When you click Enable Secure Verification, you will be prompted to select one of the MFA factors that we configured in the previous section.

Select one of the factors and configure it to continue. Keep in mind that from now on, you will need to provide an extra credential to access your APEX application due to this Sign-On Policy.

Should you want to change factors, you can switch over to the IDCS Console, locate the user, and select Reset Factors from the smaller "hamburger" menu on the upper right side of the screen.

Customizing a Sign-On Policy by Role

Currently, our Sign-On Policy will require all users to always enter an additional factor. That's because we only have a single rule that dictates as such. Sign-on policies can be much more complex, involving multiple rules that apply different factors based on your location, group membership or other attributes.

Let's add another rule that allows users in the Admin group to skip MFA.

  1. Click the "hamburger" menu, expand Security and select Sign-On Policies.

  2. Edit the APEX Sign-On Policy.

  3. Click the Sign-On Rules tab.

  4. Click Add

  5. Enter No MFA for Admin Users as the Rule Name.

  6. Select admin for And is a member of these groups.

  7. Click Save.

Since the MFA For Users rule has no conditions, it will always execute. Thus, we need to make it the last rule inspected, as only one rule - the one whose conditions are met - will be applied to a Sign-On Policy.

  1. Hover over the three stripes to the left of the Rule Name and drag the MFA for Users rule so that it is second.

  2. Click Save.

The results should look like this:

Now, make sure that your user is part of the Admin group, sign out and sign in again. You should not be prompted with an additional factor. Remove your user from Admn, sign out and sign in again and this time you will be presented with the MFA screen.

Customizing a Sign-On Policy by Network

Another way to enhance a Sign-On Policy is by Network Perimeter. A Network Perimeter is a set of IP Addresses that if a user is part of, they can be either allowed or denied access to an application. For example, if the user is coming from an IP address that is part of a corporate VPN, we may not need to ask for MFA since the user has already successfully provided credentials to the VPN.

Let's walk through how this would work with a fictitious IP address for our VPN. We'll simply modify the rule that we already have created, but a new rule could also be created and added to the policy.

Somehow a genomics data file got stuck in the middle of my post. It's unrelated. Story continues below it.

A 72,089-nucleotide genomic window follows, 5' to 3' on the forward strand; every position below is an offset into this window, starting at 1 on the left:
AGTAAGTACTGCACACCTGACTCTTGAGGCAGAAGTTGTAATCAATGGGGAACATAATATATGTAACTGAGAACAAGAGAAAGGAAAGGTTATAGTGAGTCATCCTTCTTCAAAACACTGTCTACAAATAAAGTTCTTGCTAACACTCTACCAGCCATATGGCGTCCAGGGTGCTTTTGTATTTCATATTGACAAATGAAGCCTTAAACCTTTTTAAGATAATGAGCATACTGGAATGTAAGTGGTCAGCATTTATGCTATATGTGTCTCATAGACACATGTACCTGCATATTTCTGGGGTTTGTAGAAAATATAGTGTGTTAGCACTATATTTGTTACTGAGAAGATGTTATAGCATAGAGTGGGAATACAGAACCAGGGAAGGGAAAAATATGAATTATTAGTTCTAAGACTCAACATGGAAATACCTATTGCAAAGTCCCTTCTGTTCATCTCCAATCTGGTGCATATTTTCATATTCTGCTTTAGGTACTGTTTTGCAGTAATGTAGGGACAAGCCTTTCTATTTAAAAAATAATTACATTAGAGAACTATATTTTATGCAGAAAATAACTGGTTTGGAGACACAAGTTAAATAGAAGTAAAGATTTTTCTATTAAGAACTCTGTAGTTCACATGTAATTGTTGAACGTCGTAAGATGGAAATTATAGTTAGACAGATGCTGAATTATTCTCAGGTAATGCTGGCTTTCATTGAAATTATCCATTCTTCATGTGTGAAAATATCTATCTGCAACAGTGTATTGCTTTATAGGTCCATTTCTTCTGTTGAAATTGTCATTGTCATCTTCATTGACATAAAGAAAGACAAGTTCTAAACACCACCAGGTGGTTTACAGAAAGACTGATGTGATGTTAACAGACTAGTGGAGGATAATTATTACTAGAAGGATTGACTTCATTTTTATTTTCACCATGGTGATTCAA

1. Click the "hamburger" menu, expand Security and select Network Perimeters.

  2. Click Add.

  3. Enter VPN for the Network Perimeter Name and add your VPN's IP address(es) to the List of IP Addresses, using a comma between each one.

  4. Click Save.

  5. Click the "hamburger" menu, expand Security and select Sign-On Policies.

  6. Edit the APEX Sign-On Policy.

  7. Click the Sign-On Rules tab.

  8. Edit the No MFA for Admin Users rule.

  9. Change the Rule Name to No MFA for VPN Users.

  10. Remove the Admin group from the list of groups.

  11. Set And the user's client IP address is to is one or more of these network perimeters.

  12. Select VPN from the list of network perimeters.

  13. Click Save.

At this point, if you log in to your corporate VPN and try to access the application, you should not be prompted for an additional factor. If you disconnect from the VPN, then you will once again need to provide a second factor when logging in.

Conclusion

Multi-factor authentication is fast becoming a de-facto standard when it comes to authenticating users. The days of not using it are numbered, and many organizations have already made the jump. APEX does not have to sit this one out - it's trivial to use IDCS's robust set of MFA tools to easily integrate with APEX, all without changing a single thing in APEX or writing a single line of code.


Next up: IDCS Other Features